I suggest you try your journey in A Better Route Planner (pick the model, try with "bad weather" setting and maybe with a 90% speed setting instead of 110% :). If you do have to stop to charge, and at a Supercharger, then "just drive". Shorter journey duration, overall, driving faster and charging longer (up to something like 90 MPH, so more than I presume you will be doing :) )
     
  5. arg

    arg Supporting Member

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    At launch, cars with the air suspension auto-lowered at speed in order to gain this efficiency advantage, though I never saw any actual numbers.

    After the collision with road debris incidents (which caused battery fires), the minimum height setting was raised to give more ground clearance (and so need a bigger piece of debris for you to hit it).

    After the protective plate modification the software may have changed again but I don’t think it went back to the original level.
     
  6. Peteski

    Peteski Active Member

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    Higher will almost certainly be a little more draggy (whatever you read to the contrary was almost certainly BS). Higher ride height will also be less stable at high speed.

    Therefore set it to low on the motorway and anywhere else where you don't need more ground clearance. "High" and "Very High" settings are only for mild off-road, huge speed bumps and transitioning from a steep slope where you might scrape the ground.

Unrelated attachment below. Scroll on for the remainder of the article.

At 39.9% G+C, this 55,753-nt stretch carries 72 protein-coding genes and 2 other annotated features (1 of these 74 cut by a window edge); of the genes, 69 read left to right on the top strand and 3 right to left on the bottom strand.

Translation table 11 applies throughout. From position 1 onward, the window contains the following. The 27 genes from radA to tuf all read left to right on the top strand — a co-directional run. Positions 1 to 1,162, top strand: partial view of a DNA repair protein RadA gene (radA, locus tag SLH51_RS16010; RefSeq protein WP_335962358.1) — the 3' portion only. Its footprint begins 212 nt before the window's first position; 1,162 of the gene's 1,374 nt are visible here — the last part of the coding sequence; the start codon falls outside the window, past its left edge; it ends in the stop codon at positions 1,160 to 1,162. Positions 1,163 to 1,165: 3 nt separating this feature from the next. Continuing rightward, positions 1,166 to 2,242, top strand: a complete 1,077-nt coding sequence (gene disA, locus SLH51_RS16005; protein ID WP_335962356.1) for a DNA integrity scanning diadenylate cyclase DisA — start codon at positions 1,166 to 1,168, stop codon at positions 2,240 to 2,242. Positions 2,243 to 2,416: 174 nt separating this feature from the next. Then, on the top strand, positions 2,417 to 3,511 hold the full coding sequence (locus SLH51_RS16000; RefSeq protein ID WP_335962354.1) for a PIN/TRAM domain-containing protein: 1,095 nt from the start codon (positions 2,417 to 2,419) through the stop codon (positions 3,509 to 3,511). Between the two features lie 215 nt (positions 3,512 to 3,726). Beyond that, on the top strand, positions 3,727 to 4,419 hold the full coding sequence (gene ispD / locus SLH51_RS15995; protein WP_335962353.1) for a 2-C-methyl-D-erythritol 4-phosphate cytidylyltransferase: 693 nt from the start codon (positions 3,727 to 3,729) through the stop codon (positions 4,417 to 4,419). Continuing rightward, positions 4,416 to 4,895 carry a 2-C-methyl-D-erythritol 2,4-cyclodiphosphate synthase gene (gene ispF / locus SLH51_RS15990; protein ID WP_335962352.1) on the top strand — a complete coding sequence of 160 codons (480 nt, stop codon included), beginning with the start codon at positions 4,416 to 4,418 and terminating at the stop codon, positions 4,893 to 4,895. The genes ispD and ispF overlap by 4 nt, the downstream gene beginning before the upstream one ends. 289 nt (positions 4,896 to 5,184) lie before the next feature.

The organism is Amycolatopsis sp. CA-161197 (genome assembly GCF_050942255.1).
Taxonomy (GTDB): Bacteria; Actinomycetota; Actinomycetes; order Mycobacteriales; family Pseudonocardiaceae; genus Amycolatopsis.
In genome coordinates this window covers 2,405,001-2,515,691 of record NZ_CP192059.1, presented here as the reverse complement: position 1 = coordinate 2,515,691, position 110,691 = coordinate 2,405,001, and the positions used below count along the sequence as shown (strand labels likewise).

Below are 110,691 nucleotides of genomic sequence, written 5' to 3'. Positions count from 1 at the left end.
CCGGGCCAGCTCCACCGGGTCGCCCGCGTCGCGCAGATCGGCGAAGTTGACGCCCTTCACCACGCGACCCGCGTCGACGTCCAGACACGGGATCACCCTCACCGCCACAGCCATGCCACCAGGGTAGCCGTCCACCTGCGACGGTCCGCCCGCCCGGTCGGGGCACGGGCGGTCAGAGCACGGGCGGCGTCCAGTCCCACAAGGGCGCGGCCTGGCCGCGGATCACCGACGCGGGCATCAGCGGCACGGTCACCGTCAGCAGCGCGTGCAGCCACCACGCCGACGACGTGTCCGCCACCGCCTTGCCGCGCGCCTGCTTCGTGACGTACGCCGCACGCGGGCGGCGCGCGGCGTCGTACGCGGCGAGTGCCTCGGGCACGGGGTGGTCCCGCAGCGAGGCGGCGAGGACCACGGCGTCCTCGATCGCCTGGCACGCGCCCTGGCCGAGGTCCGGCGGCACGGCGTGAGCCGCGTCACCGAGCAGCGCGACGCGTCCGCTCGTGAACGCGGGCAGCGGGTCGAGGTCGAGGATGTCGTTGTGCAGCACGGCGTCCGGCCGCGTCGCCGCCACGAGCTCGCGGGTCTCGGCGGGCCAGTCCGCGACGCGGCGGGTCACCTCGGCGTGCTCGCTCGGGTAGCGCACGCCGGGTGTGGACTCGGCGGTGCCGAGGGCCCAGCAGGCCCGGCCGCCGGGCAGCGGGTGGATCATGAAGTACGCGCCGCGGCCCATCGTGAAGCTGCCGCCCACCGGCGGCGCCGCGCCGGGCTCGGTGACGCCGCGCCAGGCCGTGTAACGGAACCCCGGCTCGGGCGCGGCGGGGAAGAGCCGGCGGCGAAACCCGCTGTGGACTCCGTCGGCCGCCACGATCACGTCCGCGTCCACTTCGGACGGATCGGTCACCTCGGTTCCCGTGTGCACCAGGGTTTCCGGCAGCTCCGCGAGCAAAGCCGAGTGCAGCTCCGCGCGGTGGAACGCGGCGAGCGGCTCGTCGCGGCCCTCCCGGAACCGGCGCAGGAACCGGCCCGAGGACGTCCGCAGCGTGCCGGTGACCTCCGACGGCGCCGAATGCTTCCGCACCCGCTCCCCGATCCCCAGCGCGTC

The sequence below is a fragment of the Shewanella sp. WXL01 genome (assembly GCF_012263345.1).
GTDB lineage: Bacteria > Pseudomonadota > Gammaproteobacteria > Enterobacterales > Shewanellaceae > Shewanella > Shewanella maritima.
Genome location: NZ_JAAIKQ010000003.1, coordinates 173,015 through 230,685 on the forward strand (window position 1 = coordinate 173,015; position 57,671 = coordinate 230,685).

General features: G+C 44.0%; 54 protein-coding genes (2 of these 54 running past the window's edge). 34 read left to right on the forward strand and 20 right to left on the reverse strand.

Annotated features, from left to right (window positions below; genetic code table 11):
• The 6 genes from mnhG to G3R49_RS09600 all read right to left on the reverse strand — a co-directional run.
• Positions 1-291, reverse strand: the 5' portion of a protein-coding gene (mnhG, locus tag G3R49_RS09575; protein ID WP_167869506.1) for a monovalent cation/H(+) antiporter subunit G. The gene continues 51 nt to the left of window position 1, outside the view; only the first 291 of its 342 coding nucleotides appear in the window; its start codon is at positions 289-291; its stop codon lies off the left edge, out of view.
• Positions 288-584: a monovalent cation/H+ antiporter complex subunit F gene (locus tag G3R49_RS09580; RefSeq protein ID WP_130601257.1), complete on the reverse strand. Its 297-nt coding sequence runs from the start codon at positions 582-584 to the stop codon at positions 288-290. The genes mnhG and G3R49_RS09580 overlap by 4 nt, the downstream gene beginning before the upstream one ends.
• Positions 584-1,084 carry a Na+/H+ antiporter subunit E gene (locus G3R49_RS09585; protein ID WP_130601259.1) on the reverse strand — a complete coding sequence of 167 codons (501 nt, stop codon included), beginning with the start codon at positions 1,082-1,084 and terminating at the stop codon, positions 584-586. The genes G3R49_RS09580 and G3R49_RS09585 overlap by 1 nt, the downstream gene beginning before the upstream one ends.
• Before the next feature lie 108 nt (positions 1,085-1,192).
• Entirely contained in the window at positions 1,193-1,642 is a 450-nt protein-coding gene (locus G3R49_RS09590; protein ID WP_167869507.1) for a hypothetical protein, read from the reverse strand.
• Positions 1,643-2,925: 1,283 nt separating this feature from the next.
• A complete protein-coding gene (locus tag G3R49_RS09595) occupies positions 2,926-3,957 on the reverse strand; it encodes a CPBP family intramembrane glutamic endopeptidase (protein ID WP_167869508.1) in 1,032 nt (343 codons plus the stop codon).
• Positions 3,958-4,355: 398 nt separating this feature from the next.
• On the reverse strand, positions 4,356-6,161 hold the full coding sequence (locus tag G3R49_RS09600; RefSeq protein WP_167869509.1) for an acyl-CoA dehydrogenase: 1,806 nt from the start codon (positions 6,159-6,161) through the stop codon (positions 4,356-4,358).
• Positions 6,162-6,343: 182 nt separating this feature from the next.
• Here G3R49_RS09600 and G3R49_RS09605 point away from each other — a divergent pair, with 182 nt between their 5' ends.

If you do run it low all the time, keep an eye on tyre wear across the treads as lowering it will increase the camber angle slightly from standard.
     
  7. Waiting4Three

    Waiting4Three Member

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    Thanks all for your responses and tips. The trips will be on M40 or M1 and have already identified couple of superchargers on the route. I was just exploring the options to reduce the stop/charging times to the minimum. I think I will have to alternate the stops (North/South) for every alternate round trips get the efficient charging time.

    @WannabeOwner - Thanks for the video, its quite helpful. I also read that Tesla auto manages the suspension level based on speed of travel, just curious whether the software overrode Bjorn´s settings ;)

    @DJP31 - I am taking delivery today eve and will post the pic soon.

    Cheers,
    Waiting4Three
     
  8. Peteski

    Peteski Active Member

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    Not if he switched off the auto lowering function - which you can. It's a very simple function that simply lowers the car at a threshold speed which you can adjust or turn off entirely.

    For example if you wanted to run low on motorways and standard everywhere else, then you would just set it to standard ride height and self-lowering above say 60 mph. Simple as that.
     
  9. WannabeOwner

    WannabeOwner Active Member

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    #9 WannabeOwner, Aug 24, 2018
    Last edited: Aug 24, 2018
    And to let elderly inlaws get out of the car ... they hate getting out of my (coil springs) MS :oops: